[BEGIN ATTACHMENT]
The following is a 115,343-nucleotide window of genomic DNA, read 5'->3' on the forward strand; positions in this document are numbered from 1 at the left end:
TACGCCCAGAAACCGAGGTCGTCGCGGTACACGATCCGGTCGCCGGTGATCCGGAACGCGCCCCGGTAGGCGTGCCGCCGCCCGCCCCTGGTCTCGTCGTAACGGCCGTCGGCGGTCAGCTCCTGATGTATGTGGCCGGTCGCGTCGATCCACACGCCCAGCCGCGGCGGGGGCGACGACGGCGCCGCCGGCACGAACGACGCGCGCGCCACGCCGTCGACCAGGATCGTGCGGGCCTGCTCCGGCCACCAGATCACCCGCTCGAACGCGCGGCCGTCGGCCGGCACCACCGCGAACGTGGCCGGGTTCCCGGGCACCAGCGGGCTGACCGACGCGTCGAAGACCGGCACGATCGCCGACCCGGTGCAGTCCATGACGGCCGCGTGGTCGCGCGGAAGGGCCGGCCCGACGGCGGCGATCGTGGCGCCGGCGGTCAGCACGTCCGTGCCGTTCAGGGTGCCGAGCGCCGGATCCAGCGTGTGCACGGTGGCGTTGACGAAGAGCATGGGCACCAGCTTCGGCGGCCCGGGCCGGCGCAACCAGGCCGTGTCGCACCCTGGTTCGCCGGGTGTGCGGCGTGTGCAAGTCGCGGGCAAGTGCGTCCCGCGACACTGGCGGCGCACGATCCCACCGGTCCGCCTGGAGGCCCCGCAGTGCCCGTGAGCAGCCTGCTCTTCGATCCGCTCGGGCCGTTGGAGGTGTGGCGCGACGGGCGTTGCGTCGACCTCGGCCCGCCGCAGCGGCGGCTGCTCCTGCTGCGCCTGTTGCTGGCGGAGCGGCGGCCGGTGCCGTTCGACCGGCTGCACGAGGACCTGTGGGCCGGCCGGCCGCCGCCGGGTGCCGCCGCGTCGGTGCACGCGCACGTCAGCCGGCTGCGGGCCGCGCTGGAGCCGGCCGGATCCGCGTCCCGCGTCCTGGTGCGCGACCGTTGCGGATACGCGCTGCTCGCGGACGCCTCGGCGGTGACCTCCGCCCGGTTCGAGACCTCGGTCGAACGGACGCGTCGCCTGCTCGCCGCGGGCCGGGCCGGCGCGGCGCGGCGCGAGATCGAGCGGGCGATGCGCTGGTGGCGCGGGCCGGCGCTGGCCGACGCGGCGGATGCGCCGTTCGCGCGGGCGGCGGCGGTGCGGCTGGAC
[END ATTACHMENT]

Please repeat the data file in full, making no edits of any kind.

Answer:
The following is a 115,343-nucleotide window of genomic DNA, read 5'->3' on the forward strand; positions in this document are numbered from 1 at the left end:
TACGCCCAGAAACCGAGGTCGTCGCGGTACACGATCCGGTCGCCGGTGATCCGGAACGCGCCCCGGTAGGCGTGCCGCCGCCCGCCCCTGGTCTCGTCGTAACGGCCGTCGGCGGTCAGCTCCTGATGTATGTGGCCGGTCGCGTCGATCCACACGCCCAGCCGCGGCGGGGGCGACGACGGCGCCGCCGGCACGAACGACGCGCGCGCCACGCCGTCGACCAGGATCGTGCGGGCCTGCTCCGGCCACCAGATCACCCGCTCGAACGCGCGGCCGTCGGCCGGCACCACCGCGAACGTGGCCGGGTTCCCGGGCACCAGCGGGCTGACCGACGCGTCGAAGACCGGCACGATCGCCGACCCGGTGCAGTCCATGACGGCCGCGTGGTCGCGCGGAAGGGCCGGCCCGACGGCGGCGATCGTGGCGCCGGCGGTCAGCACGTCCGTGCCGTTCAGGGTGCCGAGCGCCGGATCCAGCGTGTGCACGGTGGCGTTGACGAAGAGCATGGGCACCAGCTTCGGCGGCCCGGGCCGGCGCAACCAGGCCGTGTCGCACCCTGGTTCGCCGGGTGTGCGGCGTGTGCAAGTCGCGGGCAAGTGCGTCCCGCGACACTGGCGGCGCACGATCCCACCGGTCCGCCTGGAGGCCCCGCAGTGCCCGTGAGCAGCCTGCTCTTCGATCCGCTCGGGCCGTTGGAGGTGTGGCGCGACGGGCGTTGCGTCGACCTCGGCCCGCCGCAGCGGCGGCTGCTCCTGCTGCGCCTGTTGCTGGCGGAGCGGCGGCCGGTGCCGTTCGACCGGCTGCACGAGGACCTGTGGGCCGGCCGGCCGCCGCCGGGTGCCGCCGCGTCGGTGCACGCGCACGTCAGCCGGCTGCGGGCCGCGCTGGAGCCGGCCGGATCCGCGTCCCGCGTCCTGGTGCGCGACCGTTGCGGATACGCGCTGCTCGCGGACGCCTCGGCGGTGACCTCCGCCCGGTTCGAGACCTCGGTCGAACGGACGCGTCGCCTGCTCGCCGCGGGCCGGGCCGGCGCGGCGCGGCGCGAGATCGAGCGGGCGATGCGCTGGTGGCGCGGGCCGGCGCTGGCCGACGCGGCGGATGCGCCGTTCGCGCGGGCGGCGGCGGTGCGGCTGGAC